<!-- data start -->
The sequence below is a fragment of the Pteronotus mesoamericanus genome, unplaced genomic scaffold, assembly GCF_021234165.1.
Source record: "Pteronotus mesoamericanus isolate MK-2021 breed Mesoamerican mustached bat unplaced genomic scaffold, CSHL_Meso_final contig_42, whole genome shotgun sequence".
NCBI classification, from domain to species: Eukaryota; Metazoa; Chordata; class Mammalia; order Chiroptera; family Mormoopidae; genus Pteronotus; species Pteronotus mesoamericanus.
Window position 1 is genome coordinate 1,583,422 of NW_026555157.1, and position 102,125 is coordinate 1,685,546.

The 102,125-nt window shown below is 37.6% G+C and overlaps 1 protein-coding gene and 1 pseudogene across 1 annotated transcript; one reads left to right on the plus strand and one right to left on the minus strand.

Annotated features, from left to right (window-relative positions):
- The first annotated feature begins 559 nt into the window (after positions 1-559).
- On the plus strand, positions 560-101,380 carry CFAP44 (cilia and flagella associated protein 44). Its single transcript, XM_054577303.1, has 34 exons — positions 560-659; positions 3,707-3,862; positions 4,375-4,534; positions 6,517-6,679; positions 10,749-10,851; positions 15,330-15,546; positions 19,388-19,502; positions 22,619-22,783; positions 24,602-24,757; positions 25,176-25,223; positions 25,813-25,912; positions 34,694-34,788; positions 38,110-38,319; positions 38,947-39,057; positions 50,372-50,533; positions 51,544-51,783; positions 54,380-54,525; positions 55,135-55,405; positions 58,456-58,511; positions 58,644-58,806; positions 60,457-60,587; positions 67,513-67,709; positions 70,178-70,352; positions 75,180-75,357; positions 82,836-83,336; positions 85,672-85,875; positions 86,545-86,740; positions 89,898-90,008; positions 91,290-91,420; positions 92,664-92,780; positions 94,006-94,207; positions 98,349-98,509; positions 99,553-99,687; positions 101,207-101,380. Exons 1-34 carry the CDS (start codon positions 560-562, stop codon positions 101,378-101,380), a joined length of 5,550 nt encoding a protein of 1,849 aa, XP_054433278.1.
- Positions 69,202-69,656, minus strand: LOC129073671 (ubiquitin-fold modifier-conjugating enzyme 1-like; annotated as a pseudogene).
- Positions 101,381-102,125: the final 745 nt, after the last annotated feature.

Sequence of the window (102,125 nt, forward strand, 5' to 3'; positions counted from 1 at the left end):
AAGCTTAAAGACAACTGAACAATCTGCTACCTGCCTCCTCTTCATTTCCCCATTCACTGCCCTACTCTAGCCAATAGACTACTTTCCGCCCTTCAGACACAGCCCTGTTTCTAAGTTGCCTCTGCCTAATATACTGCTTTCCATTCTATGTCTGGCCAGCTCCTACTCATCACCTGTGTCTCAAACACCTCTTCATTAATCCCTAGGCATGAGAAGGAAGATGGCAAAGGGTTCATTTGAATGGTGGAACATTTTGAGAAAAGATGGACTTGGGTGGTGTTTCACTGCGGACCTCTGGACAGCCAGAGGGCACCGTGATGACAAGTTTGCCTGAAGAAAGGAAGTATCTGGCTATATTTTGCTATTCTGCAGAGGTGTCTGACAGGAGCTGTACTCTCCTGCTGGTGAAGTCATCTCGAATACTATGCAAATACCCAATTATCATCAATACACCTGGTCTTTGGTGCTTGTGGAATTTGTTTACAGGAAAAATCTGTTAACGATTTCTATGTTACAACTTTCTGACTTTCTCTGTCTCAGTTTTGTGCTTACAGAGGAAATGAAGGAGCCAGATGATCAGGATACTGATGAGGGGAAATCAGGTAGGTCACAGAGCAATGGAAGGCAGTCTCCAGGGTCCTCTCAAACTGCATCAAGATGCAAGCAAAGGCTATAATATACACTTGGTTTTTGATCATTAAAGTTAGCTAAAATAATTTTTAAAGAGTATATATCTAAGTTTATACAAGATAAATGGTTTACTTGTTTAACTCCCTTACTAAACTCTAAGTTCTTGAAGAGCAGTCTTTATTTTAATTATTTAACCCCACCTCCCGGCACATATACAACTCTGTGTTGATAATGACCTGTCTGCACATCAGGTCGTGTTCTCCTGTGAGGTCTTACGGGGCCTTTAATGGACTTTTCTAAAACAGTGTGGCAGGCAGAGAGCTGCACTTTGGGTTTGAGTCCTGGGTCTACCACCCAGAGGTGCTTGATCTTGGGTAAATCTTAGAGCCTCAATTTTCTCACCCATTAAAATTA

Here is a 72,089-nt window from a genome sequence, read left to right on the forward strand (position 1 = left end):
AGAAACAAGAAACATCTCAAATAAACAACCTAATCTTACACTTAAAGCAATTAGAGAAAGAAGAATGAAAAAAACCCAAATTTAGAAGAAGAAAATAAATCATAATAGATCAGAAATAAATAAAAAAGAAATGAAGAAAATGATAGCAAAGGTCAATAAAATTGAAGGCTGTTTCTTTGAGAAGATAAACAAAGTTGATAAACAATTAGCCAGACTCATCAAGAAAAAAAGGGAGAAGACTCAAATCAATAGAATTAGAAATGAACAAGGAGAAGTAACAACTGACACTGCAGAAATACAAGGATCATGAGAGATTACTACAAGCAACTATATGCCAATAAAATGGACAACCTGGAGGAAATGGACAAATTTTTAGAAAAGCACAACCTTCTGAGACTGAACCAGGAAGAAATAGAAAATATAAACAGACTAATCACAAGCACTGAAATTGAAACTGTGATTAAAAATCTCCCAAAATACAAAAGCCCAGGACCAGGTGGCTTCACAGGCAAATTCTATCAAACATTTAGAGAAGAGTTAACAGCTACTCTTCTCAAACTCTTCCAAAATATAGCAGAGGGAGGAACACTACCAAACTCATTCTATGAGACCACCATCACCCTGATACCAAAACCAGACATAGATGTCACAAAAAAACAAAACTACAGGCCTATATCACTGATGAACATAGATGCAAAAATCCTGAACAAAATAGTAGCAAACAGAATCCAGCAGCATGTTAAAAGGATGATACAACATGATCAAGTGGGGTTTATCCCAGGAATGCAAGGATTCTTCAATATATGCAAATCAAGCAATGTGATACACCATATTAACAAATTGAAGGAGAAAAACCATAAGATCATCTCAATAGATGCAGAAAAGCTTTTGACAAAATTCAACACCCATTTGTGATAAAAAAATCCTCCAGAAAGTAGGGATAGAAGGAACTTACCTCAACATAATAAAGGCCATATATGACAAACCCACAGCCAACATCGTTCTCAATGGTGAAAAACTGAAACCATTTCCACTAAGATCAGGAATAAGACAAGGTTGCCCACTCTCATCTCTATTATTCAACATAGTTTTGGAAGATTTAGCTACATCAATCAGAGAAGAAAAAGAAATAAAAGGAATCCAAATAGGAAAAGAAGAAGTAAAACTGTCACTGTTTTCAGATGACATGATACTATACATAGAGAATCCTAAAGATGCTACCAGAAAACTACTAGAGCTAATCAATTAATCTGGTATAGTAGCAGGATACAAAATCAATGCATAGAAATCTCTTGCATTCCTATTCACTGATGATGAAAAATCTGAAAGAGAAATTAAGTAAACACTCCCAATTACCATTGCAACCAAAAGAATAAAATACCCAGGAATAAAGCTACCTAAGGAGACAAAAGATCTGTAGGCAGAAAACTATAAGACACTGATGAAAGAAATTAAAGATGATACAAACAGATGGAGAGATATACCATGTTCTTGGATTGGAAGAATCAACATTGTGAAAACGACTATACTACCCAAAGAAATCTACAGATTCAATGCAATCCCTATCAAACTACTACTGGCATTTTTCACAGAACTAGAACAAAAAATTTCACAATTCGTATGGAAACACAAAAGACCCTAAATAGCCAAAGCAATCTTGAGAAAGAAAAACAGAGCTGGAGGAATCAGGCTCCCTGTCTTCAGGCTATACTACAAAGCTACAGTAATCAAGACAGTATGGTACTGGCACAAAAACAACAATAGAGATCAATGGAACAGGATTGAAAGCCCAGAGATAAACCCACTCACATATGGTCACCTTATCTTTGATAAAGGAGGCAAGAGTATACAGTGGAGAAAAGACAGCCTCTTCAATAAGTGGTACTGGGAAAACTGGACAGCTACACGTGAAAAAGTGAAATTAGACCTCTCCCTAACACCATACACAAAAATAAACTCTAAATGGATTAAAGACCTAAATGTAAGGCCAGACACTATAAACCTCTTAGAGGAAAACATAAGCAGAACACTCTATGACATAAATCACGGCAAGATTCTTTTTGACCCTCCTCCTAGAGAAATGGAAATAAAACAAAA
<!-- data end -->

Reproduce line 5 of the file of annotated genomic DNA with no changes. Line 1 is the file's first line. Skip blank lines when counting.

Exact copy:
The 102,125-nt window shown below is 37.6% G+C and overlaps 1 protein-coding gene and 1 pseudogene across 1 annotated transcript; one reads left to right on the plus strand and one right to left on the minus strand.